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Whistle blowing has negative connotations in many organizations but, if encouraged by management and handled sensitively, it can be an important tool for business continuity and risk management. David Honour explains why…

During every day, in every organization, corners are being cut, mistakes are being made and risky behaviour is taking place. Most of this is of little consequence but sometimes the risk-taking becomes systemic, with corporate reputation and even business survival threatening consequences.

Normally this every-day risk taking does not come to the attention of senior managers; it is seen only by those who work with the risk-takers on a daily basis. These risks and their potential impacts are also invisible to the organization’s business continuity team. They don’t appear in the risk register and don’t become visible during the business impact analysis. But they exist. And they can have serious consequences. So the question is how to gain visibility of such risks once they reach a systemic level or when they threaten safety and security systems?

If you’re not convinced, consider the Volkswagen emissions scandal. Hugely risky behaviour was taken by a team of people to install ‘defeat device’ software to ensure that emissions tests produced favourable results. There was always a risk that the software would be discovered; and this proved to be the case when in September 2015 the US Environmental Protection Agency uncovered the issue. The result has been hugely damaging for VW, both reputationally and financially. At what stage VW’s top management knew of the defeat device software is unclear; but what seems certain is that they did not know at an early stage when the problem could have been resolved with much less pain for the company.

The key to gaining insight into such ‘invisible’ risk taking is having a well thought through whistle blowing process established. Whistle blowing is seen negatively by many people but it can be a very positive feedback process when handled well.

BSI’s ‘Whistleblowing Arrangements Code of Practice’ PAS summarises the key benefits and concerns about whistle blowing well, stating that:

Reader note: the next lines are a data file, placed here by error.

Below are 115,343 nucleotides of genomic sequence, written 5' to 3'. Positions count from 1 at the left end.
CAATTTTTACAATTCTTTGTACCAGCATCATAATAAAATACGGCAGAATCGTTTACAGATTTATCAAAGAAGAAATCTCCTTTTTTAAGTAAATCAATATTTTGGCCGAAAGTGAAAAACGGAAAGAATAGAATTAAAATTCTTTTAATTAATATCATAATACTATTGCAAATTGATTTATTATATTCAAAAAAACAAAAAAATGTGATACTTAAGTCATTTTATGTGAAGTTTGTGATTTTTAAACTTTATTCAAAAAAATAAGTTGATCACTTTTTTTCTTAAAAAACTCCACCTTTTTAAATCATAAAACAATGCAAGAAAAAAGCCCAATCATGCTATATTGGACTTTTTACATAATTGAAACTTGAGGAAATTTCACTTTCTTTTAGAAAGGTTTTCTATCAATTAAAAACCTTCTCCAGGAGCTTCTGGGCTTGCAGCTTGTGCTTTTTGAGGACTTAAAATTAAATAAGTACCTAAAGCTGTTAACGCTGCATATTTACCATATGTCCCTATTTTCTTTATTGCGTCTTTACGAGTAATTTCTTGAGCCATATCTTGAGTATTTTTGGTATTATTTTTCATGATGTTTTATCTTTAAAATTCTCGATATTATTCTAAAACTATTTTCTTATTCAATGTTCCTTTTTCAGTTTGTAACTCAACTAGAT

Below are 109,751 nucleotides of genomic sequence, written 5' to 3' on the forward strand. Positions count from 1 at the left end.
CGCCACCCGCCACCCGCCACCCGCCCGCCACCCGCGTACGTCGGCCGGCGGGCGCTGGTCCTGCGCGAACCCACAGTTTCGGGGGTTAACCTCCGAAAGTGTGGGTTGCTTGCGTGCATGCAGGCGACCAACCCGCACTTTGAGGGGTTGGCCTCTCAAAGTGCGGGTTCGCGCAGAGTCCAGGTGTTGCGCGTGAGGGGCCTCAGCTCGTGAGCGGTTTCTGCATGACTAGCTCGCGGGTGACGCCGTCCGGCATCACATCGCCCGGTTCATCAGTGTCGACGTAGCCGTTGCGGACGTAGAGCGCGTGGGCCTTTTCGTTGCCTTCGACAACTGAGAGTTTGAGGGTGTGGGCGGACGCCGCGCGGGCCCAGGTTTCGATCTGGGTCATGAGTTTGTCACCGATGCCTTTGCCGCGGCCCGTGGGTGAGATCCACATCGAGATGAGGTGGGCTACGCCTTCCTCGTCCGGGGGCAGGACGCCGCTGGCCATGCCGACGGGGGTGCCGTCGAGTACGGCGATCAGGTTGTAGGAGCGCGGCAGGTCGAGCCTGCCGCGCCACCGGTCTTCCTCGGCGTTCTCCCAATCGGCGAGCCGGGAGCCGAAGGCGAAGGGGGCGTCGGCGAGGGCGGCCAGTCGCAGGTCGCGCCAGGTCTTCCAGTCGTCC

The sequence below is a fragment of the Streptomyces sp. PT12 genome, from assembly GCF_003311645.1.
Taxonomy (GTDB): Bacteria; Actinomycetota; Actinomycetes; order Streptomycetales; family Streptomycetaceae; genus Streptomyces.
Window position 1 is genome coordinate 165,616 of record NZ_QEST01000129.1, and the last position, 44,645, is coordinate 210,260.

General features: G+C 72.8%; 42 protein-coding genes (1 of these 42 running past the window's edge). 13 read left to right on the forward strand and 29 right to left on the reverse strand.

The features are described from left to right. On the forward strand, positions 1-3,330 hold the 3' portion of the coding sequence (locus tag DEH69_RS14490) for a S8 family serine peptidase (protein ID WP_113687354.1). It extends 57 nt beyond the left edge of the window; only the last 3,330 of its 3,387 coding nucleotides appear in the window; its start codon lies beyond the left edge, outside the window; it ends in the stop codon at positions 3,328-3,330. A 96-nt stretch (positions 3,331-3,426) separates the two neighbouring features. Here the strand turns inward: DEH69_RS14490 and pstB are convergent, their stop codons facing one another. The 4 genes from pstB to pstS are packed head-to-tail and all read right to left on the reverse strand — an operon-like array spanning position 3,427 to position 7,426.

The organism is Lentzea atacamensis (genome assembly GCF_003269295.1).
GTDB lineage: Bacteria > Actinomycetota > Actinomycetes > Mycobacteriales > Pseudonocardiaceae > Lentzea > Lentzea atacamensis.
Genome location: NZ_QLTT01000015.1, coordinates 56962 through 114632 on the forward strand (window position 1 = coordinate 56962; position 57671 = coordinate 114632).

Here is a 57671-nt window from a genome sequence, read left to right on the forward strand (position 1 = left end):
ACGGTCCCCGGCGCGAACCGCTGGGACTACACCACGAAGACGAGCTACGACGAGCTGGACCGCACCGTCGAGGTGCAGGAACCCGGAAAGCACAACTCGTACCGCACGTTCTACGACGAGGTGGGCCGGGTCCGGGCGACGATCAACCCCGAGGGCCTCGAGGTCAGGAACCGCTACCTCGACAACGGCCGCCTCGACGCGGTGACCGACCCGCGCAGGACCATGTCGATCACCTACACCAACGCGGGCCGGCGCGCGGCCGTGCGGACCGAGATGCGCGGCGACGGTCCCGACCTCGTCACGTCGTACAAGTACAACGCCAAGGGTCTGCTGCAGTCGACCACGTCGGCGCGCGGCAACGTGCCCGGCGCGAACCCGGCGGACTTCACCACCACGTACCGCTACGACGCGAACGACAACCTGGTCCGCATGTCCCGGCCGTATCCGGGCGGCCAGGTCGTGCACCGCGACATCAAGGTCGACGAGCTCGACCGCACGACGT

“Every organization faces the risk that something will go badly wrong and ought to welcome the opportunity to address it as early as possible. Whenever such a situation arises, the first people to know of the risk will usually be those who work in or with the organization. Yet while these are the people best placed to raise the concern before damage is done, they often fear they have the most to lose if they do speak up.”

An internal whistle blowing process is vital if organizations are to get early notice of developing organizational risks, however, it is critical that employees see the process as encouraged and safe. Encouraged in that top management makes it clear that whistle blowing is seen as a good thing; and safe because the whistle blower has to work with the people they are reporting about. Considerations about protecting whistle blowers’ anonymity are extremely important. How the whistle blowing process is termed is also an important consideration. Calling it an ‘improvement feedback’ process, for example, may be more acceptable and less negatively nuanced.

Done well, establishing an internal whistle blowing system not only allows the organization to gain insights into the risks being taken in secret corners and the associated hidden business impacts; it also makes employees feel valued, empowered and listened to.

A business continuity plan is only as good as the latest information that informed it. All business continuity managers know that the business impact analysis provides the base-level information needed to create business continuity strategies; but the BIA process will be flawed if employees and managers work in an environment where they feel under pressure (real or imagined) from others in the organization not to reveal areas where safety is compromised, or where processes and behaviours are actually riskier than they should be. Whistle blowing can lift the lid on these things.

The BIA process itself could include a clear whistle blowing element: allowing participants the opportunity to input information anonymously or under conditions of extreme confidentiality.

Whistle blowing can also help with the ‘BIA-gap’: the time between BIAs, when new threats and risks may have arisen, but have not yet been brought into the business continuity plan. The establishment of an ongoing internal whistle blowing process can flag-up new threats as and when they occur.

Business continuity and risk managers shouldn’t write whistle blowing off as something negative aimed at reporting issues from within the company to external regulators and authorities; instead it should be welcomed and used as an important aspect of the business continuity and risk management process.

The author

David Honour is editor of Continuity Central. Contact him at

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